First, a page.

Tariffs on cheese exported from the UK are set to be cut as part of a trade deal signed with Norway, Iceland and Liechtenstein.
Agreed in principle on Friday, it is the first post-Brexit trade deal to include dedicated chapters on digital trade and small businesses.
According to the Department for International Trade, exports to the three countries can be agreed using digital documents, contracts and signatures.
The agreement is expected to lead to significant cuts in tariffs as high as 277 per cent for cheese exported to Norway of West Country Farmhouse Cheddar, Orkney Scottish Island Cheddar, Traditional Welsh Caerphilly, and Yorkshire Wensleydale cheese.
International trade secretary, Liz Truss, said: “Today’s deal will be a major boost for our trade with Norway, Iceland and Liechtenstein, growing an economic relationship already worth £21.6 billion, while supporting jobs and prosperity in all four nations at home.”
International trade minister Ranil Jayawardena added: “This deal shows that the United Kingdom will continue to be a trade partner of choice, as we set the global trade agenda in areas like e-commerce and climate change.
It comes amid the signing of the UK-Japan trade treaty in October last year – the first of its kind signed outside of the EU – with cheese becoming emblematic during negotiations after international trade secretary, Liz Truss, requested better terms for British blue cheeses.
Ms Truss, a self-proclaimed fan of UK produce, famously told the Conservative Party conference in 2014 that it was a “disgrace” that “we import two-thirds of our apples, nine-tenths of our pears, and two thirds of our cheese”.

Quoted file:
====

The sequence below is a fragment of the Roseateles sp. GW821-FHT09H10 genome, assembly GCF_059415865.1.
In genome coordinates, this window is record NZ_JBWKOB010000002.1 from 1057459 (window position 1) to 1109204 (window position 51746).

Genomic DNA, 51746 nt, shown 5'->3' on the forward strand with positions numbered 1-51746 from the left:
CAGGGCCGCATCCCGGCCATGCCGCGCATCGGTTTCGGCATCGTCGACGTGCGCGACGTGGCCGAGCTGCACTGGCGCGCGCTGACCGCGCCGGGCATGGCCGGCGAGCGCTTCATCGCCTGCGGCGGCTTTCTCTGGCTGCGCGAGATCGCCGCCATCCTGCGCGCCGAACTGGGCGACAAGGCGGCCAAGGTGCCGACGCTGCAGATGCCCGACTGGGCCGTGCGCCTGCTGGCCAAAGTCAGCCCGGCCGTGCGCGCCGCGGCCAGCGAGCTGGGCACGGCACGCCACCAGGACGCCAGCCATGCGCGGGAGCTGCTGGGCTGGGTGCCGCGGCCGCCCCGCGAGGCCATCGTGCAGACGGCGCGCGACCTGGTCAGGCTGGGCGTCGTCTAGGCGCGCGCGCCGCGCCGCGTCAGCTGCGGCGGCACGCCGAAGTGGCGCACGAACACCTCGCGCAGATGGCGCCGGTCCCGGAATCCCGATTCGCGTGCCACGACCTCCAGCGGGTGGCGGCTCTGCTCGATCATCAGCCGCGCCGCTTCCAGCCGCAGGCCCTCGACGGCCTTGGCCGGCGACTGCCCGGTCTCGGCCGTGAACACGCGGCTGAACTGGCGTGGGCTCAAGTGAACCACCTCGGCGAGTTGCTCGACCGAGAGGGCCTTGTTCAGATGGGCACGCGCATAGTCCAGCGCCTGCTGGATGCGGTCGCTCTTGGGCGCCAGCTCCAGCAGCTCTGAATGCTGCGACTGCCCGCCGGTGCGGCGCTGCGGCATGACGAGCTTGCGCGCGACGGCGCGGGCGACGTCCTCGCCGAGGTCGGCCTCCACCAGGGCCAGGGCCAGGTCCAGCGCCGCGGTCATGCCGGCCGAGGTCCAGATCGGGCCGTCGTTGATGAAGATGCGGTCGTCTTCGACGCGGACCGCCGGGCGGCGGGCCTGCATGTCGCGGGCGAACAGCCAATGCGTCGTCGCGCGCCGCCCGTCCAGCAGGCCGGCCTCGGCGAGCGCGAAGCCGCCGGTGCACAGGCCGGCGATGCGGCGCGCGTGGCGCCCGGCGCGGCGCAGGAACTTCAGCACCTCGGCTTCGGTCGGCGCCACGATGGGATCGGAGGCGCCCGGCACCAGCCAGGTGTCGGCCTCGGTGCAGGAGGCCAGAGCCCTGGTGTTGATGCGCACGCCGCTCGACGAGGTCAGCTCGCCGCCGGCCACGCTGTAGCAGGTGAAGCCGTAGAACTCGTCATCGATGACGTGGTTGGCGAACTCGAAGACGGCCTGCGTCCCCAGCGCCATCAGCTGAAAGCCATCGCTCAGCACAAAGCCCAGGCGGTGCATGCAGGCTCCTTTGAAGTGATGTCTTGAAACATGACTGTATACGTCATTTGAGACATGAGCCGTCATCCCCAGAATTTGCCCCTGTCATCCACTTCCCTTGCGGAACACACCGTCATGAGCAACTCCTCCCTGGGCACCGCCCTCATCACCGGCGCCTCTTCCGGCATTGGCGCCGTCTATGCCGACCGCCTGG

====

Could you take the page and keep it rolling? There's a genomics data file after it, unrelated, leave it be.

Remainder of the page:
The latest deal is also set to reduce tariffs and quotas on pork, poultry and other goods, with UK wines and spirits including Scotch Whiskey to be recognised in Norway and Iceland.
Among tariff reductions, the deal will enable British businesses to bid for more government contracts in partner countries worth around £200million a year.
Commenting on the signing of the deal, the Norwegian Government said that the deal was on the most comprehensive free trade agreements it had ever negotiated, but noted it could not compare to previous arrangements when the UK was still a member of the EU.
In 2020, trade between the UK and EEA members was worth £22 billion, £20 billion of which was transacted with Norway alone.
A statement on the Norwegian Government website said: “Although the agreement ensures a predictable framework for Norwegian investors, exporters and services suppliers, it is not as comprehensive as the EEA-agreement.”
“Prior to the UK’s exit from the EU, Norway enjoyed free movement of goods, services, capital and persons to the UK through the EEA-agreement.
“Neither does the agreement remove a number of trade barriers that have been removed in the EEA Agreement.
“A free trade agreement does not provide for a common set of regulations and principles of mutual recognition, which ensure free movement, a cornerstone in the EEA agreement.”
Iceland’s minister of foreign affairs and international development cooperation, Gudlaugur Thor Thordarson, said: “I have placed great emphasis on ensuring a good future relationship with the UK after leaving the European Union and I am convinced that this agreement will strengthen the economic and friendly relations between Iceland and the UK in the future.”